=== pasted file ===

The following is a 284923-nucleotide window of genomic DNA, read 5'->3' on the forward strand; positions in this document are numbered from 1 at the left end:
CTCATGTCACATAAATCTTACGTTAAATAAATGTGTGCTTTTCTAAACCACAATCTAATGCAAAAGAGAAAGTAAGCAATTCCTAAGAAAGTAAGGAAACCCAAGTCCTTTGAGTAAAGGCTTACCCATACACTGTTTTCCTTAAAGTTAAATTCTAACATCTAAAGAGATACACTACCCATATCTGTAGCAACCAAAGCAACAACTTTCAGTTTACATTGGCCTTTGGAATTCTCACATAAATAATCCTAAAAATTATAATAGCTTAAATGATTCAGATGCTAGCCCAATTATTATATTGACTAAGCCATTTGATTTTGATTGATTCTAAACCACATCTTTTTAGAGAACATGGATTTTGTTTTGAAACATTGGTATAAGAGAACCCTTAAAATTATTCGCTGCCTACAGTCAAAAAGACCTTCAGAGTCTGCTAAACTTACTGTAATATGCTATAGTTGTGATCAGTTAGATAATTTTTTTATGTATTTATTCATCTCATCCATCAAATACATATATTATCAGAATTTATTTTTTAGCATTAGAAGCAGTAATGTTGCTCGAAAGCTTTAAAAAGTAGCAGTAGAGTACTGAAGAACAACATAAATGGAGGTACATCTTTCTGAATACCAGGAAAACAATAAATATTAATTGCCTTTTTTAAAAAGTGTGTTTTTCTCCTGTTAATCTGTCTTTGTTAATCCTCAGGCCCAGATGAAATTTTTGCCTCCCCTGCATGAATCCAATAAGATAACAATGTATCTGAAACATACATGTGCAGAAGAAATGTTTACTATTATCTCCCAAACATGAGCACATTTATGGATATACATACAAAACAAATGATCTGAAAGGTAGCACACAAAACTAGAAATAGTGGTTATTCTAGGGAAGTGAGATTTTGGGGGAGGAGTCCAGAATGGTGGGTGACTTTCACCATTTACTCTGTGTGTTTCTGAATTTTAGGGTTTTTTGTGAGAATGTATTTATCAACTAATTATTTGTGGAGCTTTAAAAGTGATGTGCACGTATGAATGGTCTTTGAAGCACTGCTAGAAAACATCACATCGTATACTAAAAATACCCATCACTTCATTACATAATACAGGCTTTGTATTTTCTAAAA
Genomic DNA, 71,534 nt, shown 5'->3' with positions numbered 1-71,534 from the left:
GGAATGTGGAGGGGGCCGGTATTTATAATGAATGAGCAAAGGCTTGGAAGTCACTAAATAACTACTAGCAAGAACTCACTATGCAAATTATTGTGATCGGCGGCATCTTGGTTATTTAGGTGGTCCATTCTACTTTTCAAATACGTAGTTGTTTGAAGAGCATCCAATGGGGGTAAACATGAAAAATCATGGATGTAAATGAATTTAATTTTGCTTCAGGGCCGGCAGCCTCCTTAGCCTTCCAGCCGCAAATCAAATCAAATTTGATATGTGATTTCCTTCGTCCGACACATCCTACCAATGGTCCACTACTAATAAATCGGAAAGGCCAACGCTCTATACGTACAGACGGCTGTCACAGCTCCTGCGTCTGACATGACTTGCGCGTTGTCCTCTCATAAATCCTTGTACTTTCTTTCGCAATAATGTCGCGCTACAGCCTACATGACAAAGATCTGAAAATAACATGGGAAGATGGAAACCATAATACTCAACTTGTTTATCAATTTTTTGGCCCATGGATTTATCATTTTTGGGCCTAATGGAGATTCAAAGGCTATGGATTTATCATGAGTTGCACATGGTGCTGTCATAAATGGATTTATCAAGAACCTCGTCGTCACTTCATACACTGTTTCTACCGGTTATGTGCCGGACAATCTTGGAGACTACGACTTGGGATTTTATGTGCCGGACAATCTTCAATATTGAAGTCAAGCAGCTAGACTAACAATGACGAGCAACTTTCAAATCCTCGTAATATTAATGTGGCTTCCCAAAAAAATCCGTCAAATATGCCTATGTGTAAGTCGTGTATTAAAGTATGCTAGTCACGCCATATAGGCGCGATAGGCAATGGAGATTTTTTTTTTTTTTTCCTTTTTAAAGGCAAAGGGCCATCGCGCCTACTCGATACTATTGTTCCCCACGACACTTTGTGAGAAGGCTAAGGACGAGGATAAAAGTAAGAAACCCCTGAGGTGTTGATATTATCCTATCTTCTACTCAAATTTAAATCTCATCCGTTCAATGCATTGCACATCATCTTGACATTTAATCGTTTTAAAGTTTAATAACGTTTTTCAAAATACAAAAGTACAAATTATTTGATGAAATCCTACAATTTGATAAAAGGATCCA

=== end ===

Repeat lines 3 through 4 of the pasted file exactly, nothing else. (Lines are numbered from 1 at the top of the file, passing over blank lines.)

Genomic DNA, 71,534 nt, shown 5'->3' with positions numbered 1-71,534 from the left:
GGAATGTGGAGGGGGCCGGTATTTATAATGAATGAGCAAAGGCTTGGAAGTCACTAAATAACTACTAGCAAGAACTCACTATGCAAATTATTGTGATCGGCGGCATCTTGGTTATTTAGGTGGTCCATTCTACTTTTCAAATACGTAGTTGTTTGAAGAGCATCCAATGGGGGTAAACATGAAAAATCATGGATGTAAATGAATTTAATTTTGCTTCAGGGCCGGCAGCCTCCTTAGCCTTCCAGCCGCAAATCAAATCAAATTTGATATGTGATTTCCTTCGTCCGACACATCCTACCAATGGTCCACTACTAATAAATCGGAAAGGCCAACGCTCTATACGTACAGACGGCTGTCACAGCTCCTGCGTCTGACATGACTTGCGCGTTGTCCTCTCATAAATCCTTGTACTTTCTTTCGCAATAATGTCGCGCTACAGCCTACATGACAAAGATCTGAAAATAACATGGGAAGATGGAAACCATAATACTCAACTTGTTTATCAATTTTTTGGCCCATGGATTTATCATTTTTGGGCCTAATGGAGATTCAAAGGCTATGGATTTATCATGAGTTGCACATGGTGCTGTCATAAATGGATTTATCAAGAACCTCGTCGTCACTTCATACACTGTTTCTACCGGTTATGTGCCGGACAATCTTGGAGACTACGACTTGGGATTTTATGTGCCGGACAATCTTCAATATTGAAGTCAAGCAGCTAGACTAACAATGACGAGCAACTTTCAAATCCTCGTAATATTAATGTGGCTTCCCAAAAAAATCCGTCAAATATGCCTATGTGTAAGTCGTGTATTAAAGTATGCTAGTCACGCCATATAGGCGCGATAGGCAATGGAGATTTTTTTTTTTTTTTCCTTTTTAAAGGCAAAGGGCCATCGCGCCTACTCGATACTATTGTTCCCCACGACACTTTGTGAGAAGGCTAAGGACGAGGATAAAAGTAAGAAACCCCTGAGGTGTTGATATTATCCTATCTTCTACTCAAATTTAAATCTCATCCGTTCAATGCATTGCACATCATCTTGACATTTAATCGTTTTAAAGTTTAATAACGTTTTTCAAAATACAAAAGTACAAATTATTTGATGAAATCCTACAATTTGATAAAAGGATCCA